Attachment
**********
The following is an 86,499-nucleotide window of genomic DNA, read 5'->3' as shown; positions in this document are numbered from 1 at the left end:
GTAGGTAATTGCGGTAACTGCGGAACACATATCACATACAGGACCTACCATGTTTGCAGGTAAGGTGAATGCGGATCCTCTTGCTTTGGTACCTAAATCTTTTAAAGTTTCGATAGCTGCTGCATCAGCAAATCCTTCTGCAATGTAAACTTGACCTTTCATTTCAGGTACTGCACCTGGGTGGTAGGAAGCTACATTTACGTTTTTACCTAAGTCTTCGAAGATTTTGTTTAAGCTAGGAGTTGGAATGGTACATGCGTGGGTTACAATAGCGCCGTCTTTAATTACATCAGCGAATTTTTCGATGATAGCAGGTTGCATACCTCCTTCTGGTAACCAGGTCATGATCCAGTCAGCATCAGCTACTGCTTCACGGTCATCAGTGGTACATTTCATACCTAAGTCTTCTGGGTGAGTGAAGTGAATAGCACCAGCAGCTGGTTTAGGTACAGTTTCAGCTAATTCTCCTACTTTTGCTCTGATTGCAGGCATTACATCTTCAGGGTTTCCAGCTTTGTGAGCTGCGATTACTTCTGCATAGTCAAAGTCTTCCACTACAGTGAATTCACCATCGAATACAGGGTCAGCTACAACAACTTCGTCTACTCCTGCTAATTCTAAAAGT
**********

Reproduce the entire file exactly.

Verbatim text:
The following is an 86,499-nucleotide window of genomic DNA, read 5'->3' as shown; positions in this document are numbered from 1 at the left end:
GTAGGTAATTGCGGTAACTGCGGAACACATATCACATACAGGACCTACCATGTTTGCAGGTAAGGTGAATGCGGATCCTCTTGCTTTGGTACCTAAATCTTTTAAAGTTTCGATAGCTGCTGCATCAGCAAATCCTTCTGCAATGTAAACTTGACCTTTCATTTCAGGTACTGCACCTGGGTGGTAGGAAGCTACATTTACGTTTTTACCTAAGTCTTCGAAGATTTTGTTTAAGCTAGGAGTTGGAATGGTACATGCGTGGGTTACAATAGCGCCGTCTTTAATTACATCAGCGAATTTTTCGATGATAGCAGGTTGCATACCTCCTTCTGGTAACCAGGTCATGATCCAGTCAGCATCAGCTACTGCTTCACGGTCATCAGTGGTACATTTCATACCTAAGTCTTCTGGGTGAGTGAAGTGAATAGCACCAGCAGCTGGTTTAGGTACAGTTTCAGCTAATTCTCCTACTTTTGCTCTGATTGCAGGCATTACATCTTCAGGGTTTCCAGCTTTGTGAGCTGCGATTACTTCTGCATAGTCAAAGTCTTCCACTACAGTGAATTCACCATCGAATACAGGGTCAGCTACAACAACTTCGTCTACTCCTGCTAATTCTAAAAGT